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The rumors of Renny Harlin’s demise – as a filmmaker – are, if nothing else, premature. Despite spending the better part of a decade working on forgettable, sometimes barely releasable, films (e.g., The Dyatlov Pass Incident, 12 Rounds, Cleaner, The Covenant, Mindhunters) and television (e.g., Covert Affairs, White Collar, Burn Notice) – a shock to anyone who remembers the Harlin once considered an A- or B-list action director (Die Hard 2, The Long Kiss Goodnight, among others) – Harlin is back, however temporarily, with his first wide release in half a decade, The Legend of Hercules, a slapdash, derivative mash-up of Spartacus, 300, Gladiator, and every other sword-and-sandal (non) epic made over the last fifty years. That it stars one of the Twilight Saga’s lesser luminaries, Kellan Lutz, as the over-muscled demi-god, only confirms that moviegoers should wait for their Hercules fix until the Dwayne Johnson-starring, Brett Ratner-directed Hercules: The Thracian Wars, arrives in multiplexes later this year.

We don’t meet the adult Hercules (Lutz) right away. Instead, The Legend of Hercules begins at the beginning, with his birth to a human mother, Queen Alcmene (Roxanne McKee), and the unseen Greek god Zeus. For Alcmene, Hercules is the literal answer to her prayers. Disturbed by the tyrannical bloodlust of her husband, King Amphitryon (Scott Adkins), Alcmene prays to Hera at a temple. Hera answers her prayers through an oracle. She already has a son by Amphitryon and Amphitryon, as jealous and suspicious as he is brutal and violent, strongly suspects Hercules isn’t his son and treats him accordingly (as the unneeded spare to the rightful heir). Per the oracle, Hercules will grow up to dethrone his father and bring just rule back to his Greek kingdom.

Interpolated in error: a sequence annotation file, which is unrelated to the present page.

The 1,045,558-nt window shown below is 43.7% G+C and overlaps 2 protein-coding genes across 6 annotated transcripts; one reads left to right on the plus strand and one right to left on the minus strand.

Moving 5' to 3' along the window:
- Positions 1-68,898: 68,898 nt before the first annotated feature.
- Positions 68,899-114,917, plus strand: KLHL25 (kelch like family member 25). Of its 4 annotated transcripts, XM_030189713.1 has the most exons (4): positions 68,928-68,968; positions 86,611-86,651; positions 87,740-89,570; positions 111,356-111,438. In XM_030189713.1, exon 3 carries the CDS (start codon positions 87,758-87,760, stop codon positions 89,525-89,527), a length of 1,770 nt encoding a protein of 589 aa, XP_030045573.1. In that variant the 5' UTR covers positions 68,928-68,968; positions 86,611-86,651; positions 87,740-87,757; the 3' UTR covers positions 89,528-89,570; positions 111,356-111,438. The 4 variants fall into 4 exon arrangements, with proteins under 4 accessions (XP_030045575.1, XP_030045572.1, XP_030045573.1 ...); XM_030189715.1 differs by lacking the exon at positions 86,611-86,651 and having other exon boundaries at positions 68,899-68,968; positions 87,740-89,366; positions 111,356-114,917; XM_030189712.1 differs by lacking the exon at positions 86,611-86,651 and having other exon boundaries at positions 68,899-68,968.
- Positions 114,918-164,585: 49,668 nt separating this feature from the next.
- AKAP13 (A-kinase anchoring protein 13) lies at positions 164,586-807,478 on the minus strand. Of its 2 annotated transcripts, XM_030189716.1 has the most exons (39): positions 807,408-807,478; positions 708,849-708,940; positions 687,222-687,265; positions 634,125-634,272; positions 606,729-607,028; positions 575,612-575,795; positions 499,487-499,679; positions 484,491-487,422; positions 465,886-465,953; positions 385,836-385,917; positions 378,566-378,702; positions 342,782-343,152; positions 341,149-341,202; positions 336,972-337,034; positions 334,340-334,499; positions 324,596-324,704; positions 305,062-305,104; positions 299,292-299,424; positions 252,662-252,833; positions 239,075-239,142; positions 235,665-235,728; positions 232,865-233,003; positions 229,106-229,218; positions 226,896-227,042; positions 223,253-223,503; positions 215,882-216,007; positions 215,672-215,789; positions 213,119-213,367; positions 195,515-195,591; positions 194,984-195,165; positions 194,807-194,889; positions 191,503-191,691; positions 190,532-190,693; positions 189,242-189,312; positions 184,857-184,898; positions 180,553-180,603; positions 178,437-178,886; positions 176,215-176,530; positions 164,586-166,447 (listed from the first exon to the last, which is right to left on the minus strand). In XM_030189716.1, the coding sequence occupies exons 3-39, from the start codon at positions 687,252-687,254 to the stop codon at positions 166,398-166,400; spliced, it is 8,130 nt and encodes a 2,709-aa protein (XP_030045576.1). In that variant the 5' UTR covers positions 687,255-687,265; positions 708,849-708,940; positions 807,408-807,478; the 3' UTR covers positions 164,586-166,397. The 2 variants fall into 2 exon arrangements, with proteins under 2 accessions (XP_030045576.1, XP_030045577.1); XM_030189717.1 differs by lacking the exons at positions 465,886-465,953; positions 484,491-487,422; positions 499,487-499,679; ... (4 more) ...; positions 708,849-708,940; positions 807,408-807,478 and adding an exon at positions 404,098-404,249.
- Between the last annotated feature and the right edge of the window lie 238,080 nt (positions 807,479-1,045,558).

Legend of Hercules 2

All of the preceding, of course, is mere prologue to the all-important “20 Years Later” title card that moves to the action to the present and an adult, over-tanned Hercules (Lutz), cavorting with Hebe (Gaia Weiss), a princess from the island of Crete and the intended bride of Hercules’ older brother, Iphicles (Liam Garrigan, channeling his inner Joaquin Phoenix, circa Gladiator). Iphicles resents Hercules, mostly because Hercules has Most Favored Son status in Alcmene’s eyes and he doesn’t. It’s almost enough to turn Iphicles against his well meaning, if dull, younger brother. After Amphitryon’s men capture Hercules and Hebe attempting to elope, Amphitryon banishes Hercules to an Egyptian province with a semi-rebellious commander, Sotiris (Liam McIntyre). As another leader in another cinematic universe would say, “It’s a trap!” Hercules, however, has no choice, but to acquiesce to his (step) father’s wishes.

After an ambush leaves all but Hercules and Sotiris alive and sold into slavery, The Legend of Hercules segues completely into Gladiator territory. Hercules wants to get back home and stop the wedding of Iphicles and Hebe, but he has to fight his way through the gladiatorial arena. Harlin even casts an actor resembling the late Oliver Reed to play Hercules and Sotiris’s temporary owner. Even the political machinations back in Greece borrow shamelessly from Gladiator and 300. Alcmene proves to be a strong-willed, stubborn queen eager to right wrongs and remove her husband from the throne while Amphitryon seemingly counters her every move, Iphicles seethes at his unjust treatment in the shadows, and Hebe sinks into Ophelia-like despair when she hears about Hercules’ presumed death in Egypt.

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Harlin stages the CG-heavy set pieces with typically unimaginative bluntness, repeatedly relying on the speed-ramping technique Zach Snyder perfected (and overused) on 300 eight years ago. With CG of variable quality often undermining key action beats and poorly overdubbed dialogue – The Legend of Hercules was shot in Bulgaria with locals as background extras – everything about Harlin’s attempted comeback looks and feels cheap (because it is). A woefully underwritten, unoriginal script credited to Skip Woods, Daniel Giat, Giulio Steve, and Renny Harlin, nonsensical, risible dialogue, or histrionic performances (minus Lutz who sounds positively restrained relatively to everyone else in the cast) don’t help The Legend of Hercules either. Then again, it’s hard to imagine anything helping what was a badly misconceived idea in the first (and last) place.

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The Author

Mel Valentin

Mel Valentin

Mel Valentin hails from the great state of New Jersey. After attending NYU undergrad (politics and economics major, religious studies minor) and grad school (law), he decided a transcontinental move to California, specifically San Francisco, was in order. Since Mel began writing nine years ago, he's written more than 1,600 film-related reviews and articles. He's a member of the San Francisco Film Critics Circle and the Online Film Critics Society.